Do you remember the Great Fielding Revolution of Aught Nine? When advanced defensive statistics—Ultimate Zone Rating, Defensive Efficiency and Plus/Minus, to name a few—passed from the most esoteric of baseball circles and into the mainstream lexicon? Superior fielding became accepted as the undervalued asset du jour. Two springs ago, the Mariners were considered a threat in the AL West due largely to a defense that in 2009 had been one of the best ever.
But in 2010 the Mariners won an AL-low 61 games. "It was the cool thing to do, as clubs looked at [defense] as the new market inefficiency," says one high-ranking NL executive of the run on glove men. "Maybe it got overbought, because now it's swinging back in the other direction." Several contenders fielded Opening Day lineups with players who, as defenders, are, well, very good hitters. Miguel Cabrera, who in spring training attempted to catch a one-hopper with his face, was at third for the Tigers, to make room at first for Prince Fielder. The Angels, who a few years ago refused to give catcher Mike Napoli regular playing time because they felt his defensive shortcomings overwhelmed his offensive excellence, started slugger Mark Trumbo (29 homers as a rookie in '11) at third, where he had never played a regular-season inning.
One explanation for the trend is that the value of a home run is significantly greater than it has been in recent decades. In 2010 players hit 4,613 home runs, the fewest since 1995 and more than 1,000 fewer than they slugged in 2000. Last season they hit 4,552. "If you can hit 30 home runs, they might stick you out there and live with below average defense," says the NL executive.
Another factor is that although the new defensive metrics are certainly better barometers than fielding percentage, they remain inexact. Even the proprietary statistics kept by most clubs often rely on judgments made by observers watching video and are therefore subject to human error. Radar technology that will allow clubs to precisely analyze the movements of every fielder on every batted ball is still years away. Until then, it will remain far easier to assess the values of hitters. A three-run home run is definitive. Whether an outfielder failed to reach a fly ball because of his positioning or his range is not.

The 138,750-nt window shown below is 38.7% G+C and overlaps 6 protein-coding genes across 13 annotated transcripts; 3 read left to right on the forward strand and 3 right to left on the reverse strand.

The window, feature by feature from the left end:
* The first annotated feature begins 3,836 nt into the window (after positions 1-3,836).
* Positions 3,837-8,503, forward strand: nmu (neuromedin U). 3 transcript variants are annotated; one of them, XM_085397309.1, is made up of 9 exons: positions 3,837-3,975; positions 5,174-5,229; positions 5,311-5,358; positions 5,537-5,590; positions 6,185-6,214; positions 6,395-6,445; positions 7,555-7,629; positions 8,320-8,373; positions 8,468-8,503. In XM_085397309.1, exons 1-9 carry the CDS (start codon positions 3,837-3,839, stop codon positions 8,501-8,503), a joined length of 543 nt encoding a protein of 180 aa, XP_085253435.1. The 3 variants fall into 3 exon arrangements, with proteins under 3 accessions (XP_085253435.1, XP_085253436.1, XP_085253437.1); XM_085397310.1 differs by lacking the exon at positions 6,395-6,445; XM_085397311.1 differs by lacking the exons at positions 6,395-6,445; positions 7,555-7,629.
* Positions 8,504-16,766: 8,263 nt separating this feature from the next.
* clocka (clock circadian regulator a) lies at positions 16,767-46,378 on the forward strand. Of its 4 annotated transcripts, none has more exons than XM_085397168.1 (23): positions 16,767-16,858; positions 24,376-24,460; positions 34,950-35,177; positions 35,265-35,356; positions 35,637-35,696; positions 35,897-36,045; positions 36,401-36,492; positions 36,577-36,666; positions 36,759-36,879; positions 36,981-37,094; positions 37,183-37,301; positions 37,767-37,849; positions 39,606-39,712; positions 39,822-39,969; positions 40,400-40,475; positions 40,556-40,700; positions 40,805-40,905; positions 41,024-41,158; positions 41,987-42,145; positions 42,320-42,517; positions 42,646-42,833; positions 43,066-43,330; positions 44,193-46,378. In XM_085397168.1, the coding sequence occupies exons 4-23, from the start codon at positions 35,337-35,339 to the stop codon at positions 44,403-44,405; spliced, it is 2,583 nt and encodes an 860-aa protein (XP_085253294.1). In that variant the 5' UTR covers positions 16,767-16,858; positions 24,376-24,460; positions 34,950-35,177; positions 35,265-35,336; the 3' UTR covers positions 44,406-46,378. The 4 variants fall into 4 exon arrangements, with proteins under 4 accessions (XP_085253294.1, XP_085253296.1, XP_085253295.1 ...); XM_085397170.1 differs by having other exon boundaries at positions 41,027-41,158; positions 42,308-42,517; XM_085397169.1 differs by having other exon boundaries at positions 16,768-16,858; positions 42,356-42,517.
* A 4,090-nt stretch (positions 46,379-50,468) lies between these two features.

A third reason is simpler, and it can be measured in rings. Last year the Cardinals ranked 27th in UZR, and their title run was buoyed by their willingness to tolerate the essential immobility in the outfield of Lance Berkman. Widely viewed two winters ago as an aging DH, Berkman was fortunate to land a one-year, $8 million free-agent deal with St. Louis. As expected, he proved a terrible rightfielder, ranking second-to-last among regulars at that position in UZR. But he hit .301, with 31 home runs and an OPS of .959, which exceeded those of Matt Holliday and Albert Pujols.
The ideal, of course, is to have players who can do everything. This is why the Rangers, who ranked near baseball's top in virtually every significant offensive and fielding metric, are so formidable. Most other would-be contenders have to make choices. Early in 2012, some have decided that while it's nice to have players who can routinely catch the ball, it's even nicer to have those who can routinely crush it.